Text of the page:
The fact that millions of Iraqis turned out to vote has led many here to conclude that George W. Bush was right to invade Iraq. What an odd conclusion.

It is indeed stunning and inspiring that so many Iraqis risked death to participate in the elections. This tells us that they’re desperate for freedom and self-government. But was that ever in doubt?

To listen to the giddy media commentary here, one could easily conclude that Iraqis voted to show their support for Bush and the U.S. army. Yet, the one theme common to all parties in the election was the need to end the U.S. occupation. “Many of the voters came out to cast their ballots in the belief that it was the only way to regain enough sovereignty to get American troops back out of their country,” noted Juan Cole, a professor of Modern Middle Eastern History at the University of Michigan.

If there’s a “hero” of the emerging Iraqi electoral process, it isn’t Bush but rather Grand Ayatollah Ali al-Sistani, who doggedly pushed for elections right from the start, seeing them as a vehicle for winning clout for his long-oppressed Shiite majority.

Bush, as it turns out, resisted elections, preferring Iraq be run by a U.S. pro-consul while a few hand-picked exiles drew up a new constitution. “If it had been up to Bush, Iraq would have been a soft dictatorship,” according to Cole.

Sistani grew impatient with this, particularly after the U.S. cancelled municipal elections across Iraq in June 2003. Angered by the cancellation, Sistani’s supporters protested en masse in Najaf, and Sistani issued a fatwa demanding national elections.

But Washington balked at the sort of real elections the ayatollah had in mind, proposing something more indirect, modelled on U.S.-style caucuses. Sistani didn’t trust that, and in January 2004 called hundreds of thousands of his supporters out onto the streets of Baghdad and Basra.

Those huge demonstrations unnerved Washington. With resistance from Sunnis and radical Shiites growing, Washington realized it needed the influential and moderate Sistani, so it agreed to direct elections. Sistani issued another fatwa making it a religious duty to vote. So chalk up the big turnout on election day to enthusiasm for democracy — and loyalty to the ayatollah.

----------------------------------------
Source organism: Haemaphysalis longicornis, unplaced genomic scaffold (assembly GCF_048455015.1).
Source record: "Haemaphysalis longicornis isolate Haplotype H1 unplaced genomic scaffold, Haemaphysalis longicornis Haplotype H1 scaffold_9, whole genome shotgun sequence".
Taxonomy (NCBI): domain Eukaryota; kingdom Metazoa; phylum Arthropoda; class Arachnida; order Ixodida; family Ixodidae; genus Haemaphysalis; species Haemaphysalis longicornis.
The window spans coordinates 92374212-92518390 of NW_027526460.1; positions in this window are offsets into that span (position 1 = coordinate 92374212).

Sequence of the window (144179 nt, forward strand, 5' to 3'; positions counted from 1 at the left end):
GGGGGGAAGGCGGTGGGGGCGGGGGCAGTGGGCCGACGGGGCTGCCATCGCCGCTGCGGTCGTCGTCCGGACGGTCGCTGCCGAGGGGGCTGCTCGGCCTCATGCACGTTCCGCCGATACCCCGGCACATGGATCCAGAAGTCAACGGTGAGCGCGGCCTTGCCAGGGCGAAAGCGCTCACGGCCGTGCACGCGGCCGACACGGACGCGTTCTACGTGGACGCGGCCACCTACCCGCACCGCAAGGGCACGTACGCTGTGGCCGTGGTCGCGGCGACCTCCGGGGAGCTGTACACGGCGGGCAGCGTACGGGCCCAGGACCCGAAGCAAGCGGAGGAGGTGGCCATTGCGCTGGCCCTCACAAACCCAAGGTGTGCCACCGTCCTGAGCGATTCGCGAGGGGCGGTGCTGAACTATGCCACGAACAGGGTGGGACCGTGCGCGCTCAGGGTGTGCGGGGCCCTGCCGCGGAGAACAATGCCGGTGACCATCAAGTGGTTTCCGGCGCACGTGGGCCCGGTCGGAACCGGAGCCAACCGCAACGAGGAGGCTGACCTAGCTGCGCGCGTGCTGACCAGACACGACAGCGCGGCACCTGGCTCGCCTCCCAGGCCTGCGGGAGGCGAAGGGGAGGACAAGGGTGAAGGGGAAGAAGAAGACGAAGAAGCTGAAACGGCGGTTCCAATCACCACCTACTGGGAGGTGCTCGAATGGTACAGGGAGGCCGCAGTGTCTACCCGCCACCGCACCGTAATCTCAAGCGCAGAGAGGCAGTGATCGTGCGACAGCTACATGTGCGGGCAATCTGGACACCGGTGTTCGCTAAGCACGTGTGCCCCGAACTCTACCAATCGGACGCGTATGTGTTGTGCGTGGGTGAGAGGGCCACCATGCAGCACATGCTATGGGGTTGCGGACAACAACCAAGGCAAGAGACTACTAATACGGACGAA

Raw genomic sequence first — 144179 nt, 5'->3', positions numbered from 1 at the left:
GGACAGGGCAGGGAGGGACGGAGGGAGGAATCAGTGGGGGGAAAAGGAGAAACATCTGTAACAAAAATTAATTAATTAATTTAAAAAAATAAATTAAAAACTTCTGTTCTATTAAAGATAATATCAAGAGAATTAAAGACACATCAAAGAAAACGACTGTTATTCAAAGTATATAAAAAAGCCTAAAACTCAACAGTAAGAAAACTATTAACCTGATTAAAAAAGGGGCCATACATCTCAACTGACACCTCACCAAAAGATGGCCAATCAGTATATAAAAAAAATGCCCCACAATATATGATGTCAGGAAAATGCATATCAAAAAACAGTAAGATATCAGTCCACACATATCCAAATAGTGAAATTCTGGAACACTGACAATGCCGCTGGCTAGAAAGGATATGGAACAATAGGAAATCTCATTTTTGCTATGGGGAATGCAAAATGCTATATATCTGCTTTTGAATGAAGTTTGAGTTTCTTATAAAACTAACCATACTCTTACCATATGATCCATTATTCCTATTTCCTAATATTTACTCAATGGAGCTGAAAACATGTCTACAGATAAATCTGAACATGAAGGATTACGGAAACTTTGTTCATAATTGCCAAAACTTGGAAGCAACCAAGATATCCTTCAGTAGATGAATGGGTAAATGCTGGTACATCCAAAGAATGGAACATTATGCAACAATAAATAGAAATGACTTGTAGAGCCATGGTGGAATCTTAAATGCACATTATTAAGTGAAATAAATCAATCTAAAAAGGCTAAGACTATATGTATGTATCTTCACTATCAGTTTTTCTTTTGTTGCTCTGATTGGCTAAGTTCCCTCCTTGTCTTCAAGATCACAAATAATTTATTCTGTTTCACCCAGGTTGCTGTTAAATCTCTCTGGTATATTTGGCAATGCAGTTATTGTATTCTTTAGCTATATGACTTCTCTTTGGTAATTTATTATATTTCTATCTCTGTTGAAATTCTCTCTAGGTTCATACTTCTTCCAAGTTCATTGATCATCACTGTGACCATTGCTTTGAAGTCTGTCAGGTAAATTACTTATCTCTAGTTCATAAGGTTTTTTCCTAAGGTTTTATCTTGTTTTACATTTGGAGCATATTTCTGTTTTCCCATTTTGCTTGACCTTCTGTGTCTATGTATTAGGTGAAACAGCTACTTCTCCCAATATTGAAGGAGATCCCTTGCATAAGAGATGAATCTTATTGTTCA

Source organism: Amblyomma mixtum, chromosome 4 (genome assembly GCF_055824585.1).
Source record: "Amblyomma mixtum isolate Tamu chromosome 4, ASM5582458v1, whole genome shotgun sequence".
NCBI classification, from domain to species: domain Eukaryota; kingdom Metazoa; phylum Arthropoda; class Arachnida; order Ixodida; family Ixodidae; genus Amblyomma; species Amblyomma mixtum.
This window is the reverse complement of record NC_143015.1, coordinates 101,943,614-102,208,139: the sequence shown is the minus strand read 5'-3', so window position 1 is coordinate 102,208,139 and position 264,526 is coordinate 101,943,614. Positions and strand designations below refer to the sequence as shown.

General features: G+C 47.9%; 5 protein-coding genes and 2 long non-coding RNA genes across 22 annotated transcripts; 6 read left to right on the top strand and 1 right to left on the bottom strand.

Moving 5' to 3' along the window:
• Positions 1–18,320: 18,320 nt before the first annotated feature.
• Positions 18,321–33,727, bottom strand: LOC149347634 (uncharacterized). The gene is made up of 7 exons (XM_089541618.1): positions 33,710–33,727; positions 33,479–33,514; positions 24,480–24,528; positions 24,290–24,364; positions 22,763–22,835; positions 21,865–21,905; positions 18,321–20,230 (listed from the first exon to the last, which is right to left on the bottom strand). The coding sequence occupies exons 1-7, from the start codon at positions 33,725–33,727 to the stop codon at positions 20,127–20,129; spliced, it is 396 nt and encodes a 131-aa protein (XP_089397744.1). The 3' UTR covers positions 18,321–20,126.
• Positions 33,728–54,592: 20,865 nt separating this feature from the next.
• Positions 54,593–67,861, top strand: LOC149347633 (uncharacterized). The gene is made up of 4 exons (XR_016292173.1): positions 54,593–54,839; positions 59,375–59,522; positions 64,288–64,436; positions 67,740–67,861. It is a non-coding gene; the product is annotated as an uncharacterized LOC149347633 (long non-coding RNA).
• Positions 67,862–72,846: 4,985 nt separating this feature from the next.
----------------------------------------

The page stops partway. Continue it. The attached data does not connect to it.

Of course, one could say that Bush set the electoral process in motion by invading Iraq and overthrowing Saddam. True. But that invasion — and subsequent occupation and anarchy — has resulted in an estimated 20,000 to 100,000 Iraqi deaths.

Perhaps those dead Iraqis would have been willing to die to achieve the new state of affairs in Iraq. Perhaps not. Certainly they weren’t consulted. The White House simply decided their lives were worth sacrificing for the sake of “democracy” — or “soft dictatorship” or whatever else Washington was after in invading Iraq. Easy for Bush to decide.

Next time Bush wants to “liberate” a country, we’ll no doubt be shown last week’s post-election footage of Iraqis dancing with joy.

Never mind that those dancing Iraqis were probably celebrating the first step in pushing foreign occupiers out of their land.

Linda McQuaig

Journalist and best-selling author Linda McQuaig has developed a reputation for challenging the establishment. As a reporter for The Globe and Mail, she won a National Newspaper Award in 1989...